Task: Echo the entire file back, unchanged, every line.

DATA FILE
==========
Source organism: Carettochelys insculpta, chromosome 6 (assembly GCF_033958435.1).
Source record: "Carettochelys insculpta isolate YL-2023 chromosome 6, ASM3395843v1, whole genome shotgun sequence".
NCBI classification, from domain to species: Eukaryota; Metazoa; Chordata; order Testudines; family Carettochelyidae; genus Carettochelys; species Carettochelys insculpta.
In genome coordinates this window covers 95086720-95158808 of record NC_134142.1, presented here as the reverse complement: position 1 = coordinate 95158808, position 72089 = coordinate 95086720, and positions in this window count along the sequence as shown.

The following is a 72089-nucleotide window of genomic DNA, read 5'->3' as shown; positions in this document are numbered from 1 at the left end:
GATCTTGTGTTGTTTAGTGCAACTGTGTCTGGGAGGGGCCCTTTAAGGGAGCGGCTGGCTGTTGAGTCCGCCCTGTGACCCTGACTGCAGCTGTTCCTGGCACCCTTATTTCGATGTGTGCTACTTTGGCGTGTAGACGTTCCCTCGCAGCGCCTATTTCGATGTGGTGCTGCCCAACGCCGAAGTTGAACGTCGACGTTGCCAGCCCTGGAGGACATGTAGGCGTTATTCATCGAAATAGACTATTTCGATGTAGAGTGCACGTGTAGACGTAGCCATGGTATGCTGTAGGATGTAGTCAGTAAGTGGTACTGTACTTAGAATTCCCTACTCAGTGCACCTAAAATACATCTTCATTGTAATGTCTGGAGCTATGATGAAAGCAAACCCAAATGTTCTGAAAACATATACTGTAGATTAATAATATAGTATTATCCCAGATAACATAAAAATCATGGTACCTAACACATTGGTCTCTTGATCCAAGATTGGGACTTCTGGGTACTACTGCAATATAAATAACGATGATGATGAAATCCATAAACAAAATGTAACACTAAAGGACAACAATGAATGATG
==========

Source organism: Carettochelys insculpta, chromosome 6 (assembly GCF_033958435.1).
Source record: "Carettochelys insculpta isolate YL-2023 chromosome 6, ASM3395843v1, whole genome shotgun sequence".
NCBI classification, from domain to species: Eukaryota; Metazoa; Chordata; order Testudines; family Carettochelyidae; genus Carettochelys; species Carettochelys insculpta.
In genome coordinates this window covers 95086720-95158808 of record NC_134142.1, presented here as the reverse complement: position 1 = coordinate 95158808, position 72089 = coordinate 95086720, and positions in this window count along the sequence as shown.

The following is a 72089-nucleotide window of genomic DNA, read 5'->3' as shown; positions in this document are numbered from 1 at the left end:
GATCTTGTGTTGTTTAGTGCAACTGTGTCTGGGAGGGGCCCTTTAAGGGAGCGGCTGGCTGTTGAGTCCGCCCTGTGACCCTGACTGCAGCTGTTCCTGGCACCCTTATTTCGATGTGTGCTACTTTGGCGTGTAGACGTTCCCTCGCAGCGCCTATTTCGATGTGGTGCTGCCCAACGCCGAAGTTGAACGTCGACGTTGCCAGCCCTGGAGGACATGTAGGCGTTATTCATCGAAATAGACTATTTCGATGTAGAGTGCACGTGTAGACGTAGCCATGGTATGCTGTAGGATGTAGTCAGTAAGTGGTACTGTACTTAGAATTCCCTACTCAGTGCACCTAAAATACATCTTCATTGTAATGTCTGGAGCTATGATGAAAGCAAACCCAAATGTTCTGAAAACATATACTGTAGATTAATAATATAGTATTATCCCAGATAACATAAAAATCATGGTACCTAACACATTGGTCTCTTGATCCAAGATTGGGACTTCTGGGTACTACTGCAATATAAATAACGATGATGATGAAATCCATAAACAAAATGTAACACTAAAGGACAACAATGAATGATG